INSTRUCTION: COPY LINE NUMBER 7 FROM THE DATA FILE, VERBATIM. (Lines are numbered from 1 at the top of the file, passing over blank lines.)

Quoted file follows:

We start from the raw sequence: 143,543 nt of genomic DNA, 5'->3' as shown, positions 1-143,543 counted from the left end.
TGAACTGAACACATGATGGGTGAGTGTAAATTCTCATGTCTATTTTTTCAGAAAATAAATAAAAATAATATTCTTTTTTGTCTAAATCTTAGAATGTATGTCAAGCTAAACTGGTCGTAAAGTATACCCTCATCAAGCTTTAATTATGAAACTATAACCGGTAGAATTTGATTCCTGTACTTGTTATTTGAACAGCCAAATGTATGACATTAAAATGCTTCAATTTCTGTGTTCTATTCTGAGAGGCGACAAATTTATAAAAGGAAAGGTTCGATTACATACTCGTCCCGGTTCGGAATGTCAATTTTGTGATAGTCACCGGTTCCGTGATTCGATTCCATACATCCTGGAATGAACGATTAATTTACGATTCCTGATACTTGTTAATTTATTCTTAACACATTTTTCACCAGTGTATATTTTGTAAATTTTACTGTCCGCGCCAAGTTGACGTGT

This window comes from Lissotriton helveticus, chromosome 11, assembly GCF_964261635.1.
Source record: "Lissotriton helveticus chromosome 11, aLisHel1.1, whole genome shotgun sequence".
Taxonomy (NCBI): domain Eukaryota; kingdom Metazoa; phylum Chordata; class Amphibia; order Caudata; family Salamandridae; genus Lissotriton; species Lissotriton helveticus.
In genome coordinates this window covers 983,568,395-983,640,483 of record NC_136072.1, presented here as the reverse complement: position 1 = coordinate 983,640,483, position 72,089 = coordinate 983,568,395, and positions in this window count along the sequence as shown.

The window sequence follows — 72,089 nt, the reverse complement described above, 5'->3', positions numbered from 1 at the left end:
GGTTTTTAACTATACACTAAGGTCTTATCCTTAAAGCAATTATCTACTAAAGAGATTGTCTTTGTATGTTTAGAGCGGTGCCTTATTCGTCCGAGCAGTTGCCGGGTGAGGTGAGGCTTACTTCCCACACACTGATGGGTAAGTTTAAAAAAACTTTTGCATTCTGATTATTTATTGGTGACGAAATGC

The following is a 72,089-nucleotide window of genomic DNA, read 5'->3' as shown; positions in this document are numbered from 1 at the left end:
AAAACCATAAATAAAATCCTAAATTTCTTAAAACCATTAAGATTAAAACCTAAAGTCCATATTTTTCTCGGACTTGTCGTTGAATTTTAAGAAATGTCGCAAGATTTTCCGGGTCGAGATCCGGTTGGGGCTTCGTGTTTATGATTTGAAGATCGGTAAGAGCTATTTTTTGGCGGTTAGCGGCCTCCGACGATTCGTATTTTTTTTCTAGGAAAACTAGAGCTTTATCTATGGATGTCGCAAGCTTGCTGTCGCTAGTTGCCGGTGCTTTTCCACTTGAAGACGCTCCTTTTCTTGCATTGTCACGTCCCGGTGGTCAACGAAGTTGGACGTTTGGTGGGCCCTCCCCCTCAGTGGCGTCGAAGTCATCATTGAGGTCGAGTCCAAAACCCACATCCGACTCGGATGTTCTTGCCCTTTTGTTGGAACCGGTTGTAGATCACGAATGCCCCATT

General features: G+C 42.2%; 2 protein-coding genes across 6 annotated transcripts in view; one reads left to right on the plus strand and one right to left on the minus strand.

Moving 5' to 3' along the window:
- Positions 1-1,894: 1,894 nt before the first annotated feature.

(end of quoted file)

The window sequence follows — 72,089 nt, the reverse complement described above, 5'->3', positions numbered from 1 at the left end: